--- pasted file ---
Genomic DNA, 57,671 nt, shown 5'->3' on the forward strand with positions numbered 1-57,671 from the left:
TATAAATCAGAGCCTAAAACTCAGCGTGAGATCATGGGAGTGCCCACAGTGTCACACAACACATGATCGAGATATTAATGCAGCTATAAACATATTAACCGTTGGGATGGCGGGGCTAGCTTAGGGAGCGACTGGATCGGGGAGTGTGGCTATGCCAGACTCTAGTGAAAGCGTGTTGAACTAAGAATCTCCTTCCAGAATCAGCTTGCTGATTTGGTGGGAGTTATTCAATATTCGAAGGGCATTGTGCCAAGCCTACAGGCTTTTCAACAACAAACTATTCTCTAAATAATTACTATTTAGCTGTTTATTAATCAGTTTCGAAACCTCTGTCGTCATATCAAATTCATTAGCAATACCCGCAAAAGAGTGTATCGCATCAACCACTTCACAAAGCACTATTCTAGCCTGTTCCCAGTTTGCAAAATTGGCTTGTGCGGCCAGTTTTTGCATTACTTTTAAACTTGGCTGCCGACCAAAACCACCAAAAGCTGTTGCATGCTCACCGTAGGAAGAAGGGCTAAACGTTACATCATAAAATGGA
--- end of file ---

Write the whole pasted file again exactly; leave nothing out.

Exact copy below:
Genomic DNA, 57,671 nt, shown 5'->3' on the forward strand with positions numbered 1-57,671 from the left:
TATAAATCAGAGCCTAAAACTCAGCGTGAGATCATGGGAGTGCCCACAGTGTCACACAACACATGATCGAGATATTAATGCAGCTATAAACATATTAACCGTTGGGATGGCGGGGCTAGCTTAGGGAGCGACTGGATCGGGGAGTGTGGCTATGCCAGACTCTAGTGAAAGCGTGTTGAACTAAGAATCTCCTTCCAGAATCAGCTTGCTGATTTGGTGGGAGTTATTCAATATTCGAAGGGCATTGTGCCAAGCCTACAGGCTTTTCAACAACAAACTATTCTCTAAATAATTACTATTTAGCTGTTTATTAATCAGTTTCGAAACCTCTGTCGTCATATCAAATTCATTAGCAATACCCGCAAAAGAGTGTATCGCATCAACCACTTCACAAAGCACTATTCTAGCCTGTTCCCAGTTTGCAAAATTGGCTTGTGCGGCCAGTTTTTGCATTACTTTTAAACTTGGCTGCCGACCAAAACCACCAAAAGCTGTTGCATGCTCACCGTAGGAAGAAGGGCTAAACGTTACATCATAAAATGGA